This is our second Omega Constellation reference guide. This time we're focusing on the executions featuring the so-called C-Shape case design - another Gerald Genta classic. The Omega Constellation is one of the most well-known watches today and throughout its illustrious history. However, looking back on 70 years of this flagship numerous references as well completely different designs have come up. You easily loose track of how much the constellation has evolved. This here is our second guide on our way through the reference jungle - the C-Shape Era.

September 20, 2022

Omega Constellation Reference Guide - The C-Shape Era


Marcus Siems     Marcus Siems @siemswatches
    Collector, Author, Data Analyst


Reference Jungle This here is our second Omega Constellation reference guide. This time we're focusing on the executions featuring the so-called C-Shape case design - another Gerald Genta classic. The Omega Constellation is one of the most well-known watches today and throughout its illustrious history. However, looking back on 70 years of this flagship numerous references as well completely different designs have come up. You easily loose track of how much the constellation has evolved. This here is our second guide on our way through the reference jungle - the C-Shape Era.


Did you know that during the 1960s Omega's Constellation collection sold better than Rolex's Datejusts[1]? The Pie-Pan dialed versions have been major factor in the success of the brand during its time. Yet Omega - together with Gerald Genta - turned a full 180 degrees to envision a completely new design in the 1960s. So ... how did this all play out?


Part 2. The C-Shape Era

The C-Shape was Omega's third execution of the Constellation collection and introduced in 1964[1-4]. Designed by none other than Gerald Genta it was supposed to become a design revolution of the lineup, while the Pie-Pan was still in production! In stark contrast to the late Artdeco appeal of the Pie-Pan Constellations, the C-Shape featured a much cleaner dial appearance with slim baton hands and jet markers. A contemporary approach to the Constellation concept.


vintage 1970s Omega Constellation C-Shape 168.017 in steel with Champagne dialHow do you design a dress-casual watch fit for the 60s and 70s? Well... look no further. Photo


The namesake for these pieces comes of course from the new case-shape - reminding one of two Cs opposite to each other. Lore has it that Genta chose this shape with the model being the third iteration of the Constellation lineup in mind - the literal third letter of the alphabet[1]. This elongated case appearance gives the watch a larger feel than Pie-Pan Constellations while still having approximately the same diameter. A shape that very well fits into a time that starts to embrace larger cases in general[5].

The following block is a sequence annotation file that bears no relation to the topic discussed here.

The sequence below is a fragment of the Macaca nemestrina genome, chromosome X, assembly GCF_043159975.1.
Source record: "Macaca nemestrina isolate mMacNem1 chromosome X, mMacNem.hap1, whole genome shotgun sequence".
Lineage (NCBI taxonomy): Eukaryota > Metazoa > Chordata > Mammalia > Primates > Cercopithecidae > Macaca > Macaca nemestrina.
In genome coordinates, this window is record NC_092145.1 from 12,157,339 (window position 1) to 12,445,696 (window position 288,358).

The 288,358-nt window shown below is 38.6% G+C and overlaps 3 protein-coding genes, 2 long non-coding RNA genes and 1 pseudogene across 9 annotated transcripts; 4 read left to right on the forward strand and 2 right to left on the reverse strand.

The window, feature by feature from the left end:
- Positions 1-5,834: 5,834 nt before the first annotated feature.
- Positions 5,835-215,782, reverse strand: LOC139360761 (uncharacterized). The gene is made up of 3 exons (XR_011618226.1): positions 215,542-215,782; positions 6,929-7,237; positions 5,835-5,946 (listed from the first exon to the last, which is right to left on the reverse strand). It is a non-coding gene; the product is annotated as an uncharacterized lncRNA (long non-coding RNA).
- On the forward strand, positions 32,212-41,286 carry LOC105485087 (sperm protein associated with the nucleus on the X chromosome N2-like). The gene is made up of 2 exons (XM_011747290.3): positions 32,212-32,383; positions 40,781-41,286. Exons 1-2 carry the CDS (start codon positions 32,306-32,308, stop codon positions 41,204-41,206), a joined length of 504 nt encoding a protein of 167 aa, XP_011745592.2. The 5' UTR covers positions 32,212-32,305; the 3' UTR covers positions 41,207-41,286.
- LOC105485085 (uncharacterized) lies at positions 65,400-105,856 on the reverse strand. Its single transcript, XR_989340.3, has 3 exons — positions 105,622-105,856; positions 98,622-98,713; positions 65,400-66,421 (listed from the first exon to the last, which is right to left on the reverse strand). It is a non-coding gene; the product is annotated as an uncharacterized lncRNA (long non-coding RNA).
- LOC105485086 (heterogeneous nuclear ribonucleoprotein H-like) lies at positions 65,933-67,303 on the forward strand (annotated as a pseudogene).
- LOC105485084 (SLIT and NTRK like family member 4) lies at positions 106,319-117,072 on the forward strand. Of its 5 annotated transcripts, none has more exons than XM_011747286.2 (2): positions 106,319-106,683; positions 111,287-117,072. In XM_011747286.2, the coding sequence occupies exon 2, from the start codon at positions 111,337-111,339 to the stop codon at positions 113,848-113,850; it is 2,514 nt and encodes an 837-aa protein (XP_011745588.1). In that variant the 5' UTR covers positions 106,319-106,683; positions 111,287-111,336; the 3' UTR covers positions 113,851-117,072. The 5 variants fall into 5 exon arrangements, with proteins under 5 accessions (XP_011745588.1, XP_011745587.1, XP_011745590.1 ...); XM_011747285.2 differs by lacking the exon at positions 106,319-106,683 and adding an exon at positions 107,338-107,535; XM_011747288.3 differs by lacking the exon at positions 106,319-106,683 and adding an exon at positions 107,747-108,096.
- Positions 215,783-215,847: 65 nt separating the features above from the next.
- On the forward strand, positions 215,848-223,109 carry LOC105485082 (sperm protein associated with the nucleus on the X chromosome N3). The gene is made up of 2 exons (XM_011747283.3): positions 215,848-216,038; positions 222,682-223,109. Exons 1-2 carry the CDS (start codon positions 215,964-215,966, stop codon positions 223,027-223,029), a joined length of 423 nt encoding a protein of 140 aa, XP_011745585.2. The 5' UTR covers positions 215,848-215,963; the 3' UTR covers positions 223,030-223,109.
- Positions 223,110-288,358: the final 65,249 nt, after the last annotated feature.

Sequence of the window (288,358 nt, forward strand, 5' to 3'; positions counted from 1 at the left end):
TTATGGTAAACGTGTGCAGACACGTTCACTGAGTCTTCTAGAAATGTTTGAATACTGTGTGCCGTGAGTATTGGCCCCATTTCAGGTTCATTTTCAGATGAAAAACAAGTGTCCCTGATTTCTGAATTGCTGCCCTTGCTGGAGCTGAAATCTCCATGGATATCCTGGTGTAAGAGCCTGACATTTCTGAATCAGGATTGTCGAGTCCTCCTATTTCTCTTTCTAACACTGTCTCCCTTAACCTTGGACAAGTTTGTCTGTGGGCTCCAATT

The "C-Shape Era" lasted for 14 years - from 1964-78 - a critical period in all of watchmaking history. So the question now becomes: how many different iterations of this model do we see, what variations exist and what makes the C-Shape such a classic? Here, we have a closer look at the literature[1] and empirical data[6] to form a quantitative reference guide of this unique Omega design.


vintage 1970s Omega Constellation C-Shape with index handsHow do you date such a model? Is it a rather early or late C-Shape execution? Find out through the next sections. Photo


The References

All in all, we see about 7 main references appear between 1964 to 1978. Keep in mind Omega's referencing system in which equivalent bracelet watches ( and women's watches ( get distinct reference numbers[7].

The main evolutions of the C-Shape Constellations happened by movement updates: From the original 561 (shared with several Pie-Pan references) to the 564 and 751 (Day-Date version) to the 1000er variants (both Date and Day-Date). 


Ref. Avail. Date Caliber Bezel Variants
168.009 1964-66  D 561 flat gold*, "frosty" dial
168.017 1966-72 D 564 flat steel*, "frosty" dial, diamond marker
168.027 1966-72 D 564 fluted thick baton, "frosty" dial
168.019 1967-72 DD 751 flat index hands, "frosty" dial
168.029 1967-72 DD 751 fluted index hands, "frosty" dial
168.0056 1972-78 D 1011 fluted index hands, dial font, color dials
168.0057 1972-77 DD 1021 fluted index hands, dial font, color dials